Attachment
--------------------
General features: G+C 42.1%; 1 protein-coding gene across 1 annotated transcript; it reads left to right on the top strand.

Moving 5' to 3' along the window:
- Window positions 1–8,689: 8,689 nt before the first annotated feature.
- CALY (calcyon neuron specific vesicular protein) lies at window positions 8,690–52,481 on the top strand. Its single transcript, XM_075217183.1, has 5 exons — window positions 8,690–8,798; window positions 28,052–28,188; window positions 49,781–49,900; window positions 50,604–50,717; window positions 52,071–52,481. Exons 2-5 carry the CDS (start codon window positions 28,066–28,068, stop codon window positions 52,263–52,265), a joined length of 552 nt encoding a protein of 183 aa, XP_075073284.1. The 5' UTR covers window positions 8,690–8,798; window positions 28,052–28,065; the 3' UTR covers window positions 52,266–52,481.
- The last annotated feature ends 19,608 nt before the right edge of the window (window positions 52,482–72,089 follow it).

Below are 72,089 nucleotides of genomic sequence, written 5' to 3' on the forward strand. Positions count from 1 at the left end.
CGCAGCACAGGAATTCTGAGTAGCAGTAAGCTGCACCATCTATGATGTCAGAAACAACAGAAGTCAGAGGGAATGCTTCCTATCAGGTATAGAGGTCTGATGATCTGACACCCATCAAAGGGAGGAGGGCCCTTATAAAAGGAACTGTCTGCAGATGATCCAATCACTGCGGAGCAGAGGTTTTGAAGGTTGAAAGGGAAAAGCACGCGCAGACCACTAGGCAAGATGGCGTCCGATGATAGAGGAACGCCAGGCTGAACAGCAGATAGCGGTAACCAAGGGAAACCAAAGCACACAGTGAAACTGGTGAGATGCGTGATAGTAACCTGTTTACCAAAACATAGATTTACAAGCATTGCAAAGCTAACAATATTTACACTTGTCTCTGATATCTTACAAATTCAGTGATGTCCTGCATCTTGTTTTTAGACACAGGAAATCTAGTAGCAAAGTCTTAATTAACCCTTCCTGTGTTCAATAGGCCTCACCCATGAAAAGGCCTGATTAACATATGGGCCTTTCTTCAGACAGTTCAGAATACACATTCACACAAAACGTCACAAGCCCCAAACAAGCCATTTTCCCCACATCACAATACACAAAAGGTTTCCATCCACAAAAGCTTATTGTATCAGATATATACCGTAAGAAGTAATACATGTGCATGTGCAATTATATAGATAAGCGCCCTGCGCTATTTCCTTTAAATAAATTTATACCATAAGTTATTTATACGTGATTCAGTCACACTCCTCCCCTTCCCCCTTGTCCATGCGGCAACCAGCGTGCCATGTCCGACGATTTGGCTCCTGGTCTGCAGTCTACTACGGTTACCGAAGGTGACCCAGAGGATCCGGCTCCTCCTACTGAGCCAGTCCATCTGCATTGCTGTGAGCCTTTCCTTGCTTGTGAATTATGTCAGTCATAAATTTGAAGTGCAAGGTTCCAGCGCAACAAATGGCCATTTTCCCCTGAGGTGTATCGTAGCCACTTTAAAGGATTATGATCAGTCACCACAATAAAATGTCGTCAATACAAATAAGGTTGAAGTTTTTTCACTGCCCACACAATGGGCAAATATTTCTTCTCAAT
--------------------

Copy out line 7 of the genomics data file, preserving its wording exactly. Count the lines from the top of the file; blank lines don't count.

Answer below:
CGCAGCACAGGAATTCTGAGTAGCAGTAAGCTGCACCATCTATGATGTCAGAAACAACAGAAGTCAGAGGGAATGCTTCCTATCAGGTATAGAGGTCTGATGATCTGACACCCATCAAAGGGAGGAGGGCCCTTATAAAAGGAACTGTCTGCAGATGATCCAATCACTGCGGAGCAGAGGTTTTGAAGGTTGAAAGGGAAAAGCACGCGCAGACCACTAGGCAAGATGGCGTCCGATGATAGAGGAACGCCAGGCTGAACAGCAGATAGCGGTAACCAAGGGAAACCAAAGCACACAGTGAAACTGGTGAGATGCGTGATAGTAACCTGTTTACCAAAACATAGATTTACAAGCATTGCAAAGCTAACAATATTTACACTTGTCTCTGATATCTTACAAATTCAGTGATGTCCTGCATCTTGTTTTTAGACACAGGAAATCTAGTAGCAAAGTCTTAATTAACCCTTCCTGTGTTCAATAGGCCTCACCCATGAAAAGGCCTGATTAACATATGGGCCTTTCTTCAGACAGTTCAGAATACACATTCACACAAAACGTCACAAGCCCCAAACAAGCCATTTTCCCCACATCACAATACACAAAAGGTTTCCATCCACAAAAGCTTATTGTATCAGATATATACCGTAAGAAGTAATACATGTGCATGTGCAATTATATAGATAAGCGCCCTGCGCTATTTCCTTTAAATAAATTTATACCATAAGTTATTTATACGTGATTCAGTCACACTCCTCCCCTTCCCCCTTGTCCATGCGGCAACCAGCGTGCCATGTCCGACGATTTGGCTCCTGGTCTGCAGTCTACTACGGTTACCGAAGGTGACCCAGAGGATCCGGCTCCTCCTACTGAGCCAGTCCATCTGCATTGCTGTGAGCCTTTCCTTGCTTGTGAATTATGTCAGTCATAAATTTGAAGTGCAAGGTTCCAGCGCAACAAATGGCCATTTTCCCCTGAGGTGTATCGTAGCCACTTTAAAGGATTATGATCAGTCACCACAATAAAATGTCGTCAATACAAATAAGGTTGAAGTTTTTTCACTGCCCACACAATGGGCAAATATTTCTTCTCAAT